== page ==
Danny Matthys is difficult to pigeonhole as an artist. His oeuvre comprises various media such as photography, installations, video, paintings, assemblages and sculptures. Major themes in his work include perception, the human body, European history/history of art, the everyday environment and travel.
Danny Matthys was, at the end of the 1960s, one of the first artists in Belgium to start experimenting with Polaroid photography, film and video installations. His work has been extensively exhibited both in Belgium and internationally.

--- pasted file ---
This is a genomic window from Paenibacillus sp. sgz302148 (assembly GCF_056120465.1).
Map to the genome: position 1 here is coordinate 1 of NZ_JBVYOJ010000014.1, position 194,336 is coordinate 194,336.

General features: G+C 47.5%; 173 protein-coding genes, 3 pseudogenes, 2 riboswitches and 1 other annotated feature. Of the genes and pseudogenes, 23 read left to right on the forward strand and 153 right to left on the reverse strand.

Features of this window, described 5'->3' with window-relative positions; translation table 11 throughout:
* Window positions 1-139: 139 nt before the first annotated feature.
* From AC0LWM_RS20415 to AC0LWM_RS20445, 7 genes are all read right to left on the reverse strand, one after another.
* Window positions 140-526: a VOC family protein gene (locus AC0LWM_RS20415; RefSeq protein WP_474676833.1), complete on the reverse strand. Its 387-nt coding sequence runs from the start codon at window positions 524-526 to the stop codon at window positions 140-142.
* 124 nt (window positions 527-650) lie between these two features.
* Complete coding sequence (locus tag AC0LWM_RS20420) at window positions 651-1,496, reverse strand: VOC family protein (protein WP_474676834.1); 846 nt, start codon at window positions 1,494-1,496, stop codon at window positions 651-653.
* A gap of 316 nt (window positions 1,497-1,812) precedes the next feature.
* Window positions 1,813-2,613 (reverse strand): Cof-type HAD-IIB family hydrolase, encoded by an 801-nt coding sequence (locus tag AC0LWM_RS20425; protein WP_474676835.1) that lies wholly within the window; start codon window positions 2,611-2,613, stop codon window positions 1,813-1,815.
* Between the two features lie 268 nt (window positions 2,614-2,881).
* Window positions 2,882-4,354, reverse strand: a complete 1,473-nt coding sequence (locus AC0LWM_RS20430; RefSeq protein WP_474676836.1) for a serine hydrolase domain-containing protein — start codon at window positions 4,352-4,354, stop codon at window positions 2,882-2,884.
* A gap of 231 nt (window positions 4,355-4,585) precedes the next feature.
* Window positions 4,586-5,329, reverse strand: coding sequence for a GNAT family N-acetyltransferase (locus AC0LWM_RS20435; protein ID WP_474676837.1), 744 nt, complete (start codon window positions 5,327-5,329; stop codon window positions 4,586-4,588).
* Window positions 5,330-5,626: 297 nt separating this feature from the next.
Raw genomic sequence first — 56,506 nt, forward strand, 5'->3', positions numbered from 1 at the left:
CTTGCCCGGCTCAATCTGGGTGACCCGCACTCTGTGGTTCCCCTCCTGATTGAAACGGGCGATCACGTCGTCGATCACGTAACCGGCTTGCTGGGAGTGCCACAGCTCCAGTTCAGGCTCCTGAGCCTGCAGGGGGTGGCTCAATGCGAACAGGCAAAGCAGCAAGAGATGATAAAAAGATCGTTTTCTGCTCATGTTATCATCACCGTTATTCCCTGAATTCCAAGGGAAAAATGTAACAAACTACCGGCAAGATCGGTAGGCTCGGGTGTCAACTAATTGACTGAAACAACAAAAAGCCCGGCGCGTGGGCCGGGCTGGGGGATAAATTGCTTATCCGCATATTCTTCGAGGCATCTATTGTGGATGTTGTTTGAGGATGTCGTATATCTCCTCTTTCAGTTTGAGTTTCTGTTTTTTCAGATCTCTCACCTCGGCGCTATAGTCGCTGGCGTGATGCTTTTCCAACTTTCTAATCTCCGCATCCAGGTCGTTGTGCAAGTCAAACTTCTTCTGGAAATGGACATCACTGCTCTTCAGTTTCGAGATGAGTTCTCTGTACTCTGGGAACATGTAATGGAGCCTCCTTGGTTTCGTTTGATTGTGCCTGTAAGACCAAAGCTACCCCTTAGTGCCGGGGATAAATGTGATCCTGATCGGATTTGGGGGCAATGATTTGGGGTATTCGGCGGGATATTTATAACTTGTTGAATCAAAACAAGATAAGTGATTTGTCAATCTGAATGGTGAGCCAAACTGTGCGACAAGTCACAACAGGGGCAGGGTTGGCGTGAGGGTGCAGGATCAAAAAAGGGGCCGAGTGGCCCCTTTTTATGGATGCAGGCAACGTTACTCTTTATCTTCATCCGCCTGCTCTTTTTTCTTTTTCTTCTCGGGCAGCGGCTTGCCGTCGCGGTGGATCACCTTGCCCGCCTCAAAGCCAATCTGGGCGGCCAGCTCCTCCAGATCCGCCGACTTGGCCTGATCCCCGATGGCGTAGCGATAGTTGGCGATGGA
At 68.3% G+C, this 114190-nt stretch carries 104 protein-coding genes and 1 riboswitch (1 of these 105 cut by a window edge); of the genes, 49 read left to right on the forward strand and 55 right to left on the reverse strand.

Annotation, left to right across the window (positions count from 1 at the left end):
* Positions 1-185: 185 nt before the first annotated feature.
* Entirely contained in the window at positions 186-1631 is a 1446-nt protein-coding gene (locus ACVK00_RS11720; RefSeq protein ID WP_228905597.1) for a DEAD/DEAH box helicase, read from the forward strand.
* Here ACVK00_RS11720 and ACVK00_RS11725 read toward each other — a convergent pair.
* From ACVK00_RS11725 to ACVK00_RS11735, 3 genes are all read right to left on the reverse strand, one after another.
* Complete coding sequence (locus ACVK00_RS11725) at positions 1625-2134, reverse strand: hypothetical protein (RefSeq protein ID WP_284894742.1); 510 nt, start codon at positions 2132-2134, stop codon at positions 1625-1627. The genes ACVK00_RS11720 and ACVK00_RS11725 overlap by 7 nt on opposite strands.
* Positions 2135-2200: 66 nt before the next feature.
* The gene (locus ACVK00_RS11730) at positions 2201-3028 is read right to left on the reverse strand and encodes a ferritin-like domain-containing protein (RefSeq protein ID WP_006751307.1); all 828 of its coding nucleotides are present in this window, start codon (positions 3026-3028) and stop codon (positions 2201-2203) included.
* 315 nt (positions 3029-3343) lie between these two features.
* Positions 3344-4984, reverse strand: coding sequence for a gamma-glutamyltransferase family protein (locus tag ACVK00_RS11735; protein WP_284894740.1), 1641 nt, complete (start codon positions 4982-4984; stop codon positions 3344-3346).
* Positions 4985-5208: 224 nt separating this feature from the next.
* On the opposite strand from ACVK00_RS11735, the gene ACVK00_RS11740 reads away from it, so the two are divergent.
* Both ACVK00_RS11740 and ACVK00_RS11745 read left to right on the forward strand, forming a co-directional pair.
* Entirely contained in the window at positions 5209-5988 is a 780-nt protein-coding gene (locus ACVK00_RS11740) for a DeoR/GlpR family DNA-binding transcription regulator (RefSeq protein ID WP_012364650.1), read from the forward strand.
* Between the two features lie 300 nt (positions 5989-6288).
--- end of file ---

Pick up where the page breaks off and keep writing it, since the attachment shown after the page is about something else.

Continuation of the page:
Initially, his work was highly conceptual and analytical. He used the media as neutrally as possible; uncovering structures takes precedence over aesthetic concerns. At the beginning of the 1980s, Matthys’ work reached a turning point; the visual constructions were no longer systematic and neatly arranged. The story splintered into a collection of fragments and offered an excess of information. Matthys began to appropriate images from the surrounding world, but also from his own work. He transformed them, put them in a new context and a new form. As a result, new meanings were created. His work critically explores the theme of image overflow, image depreciation and image manipulation. Although he is still active as an artist, he stopped working with video in the mid-1980s.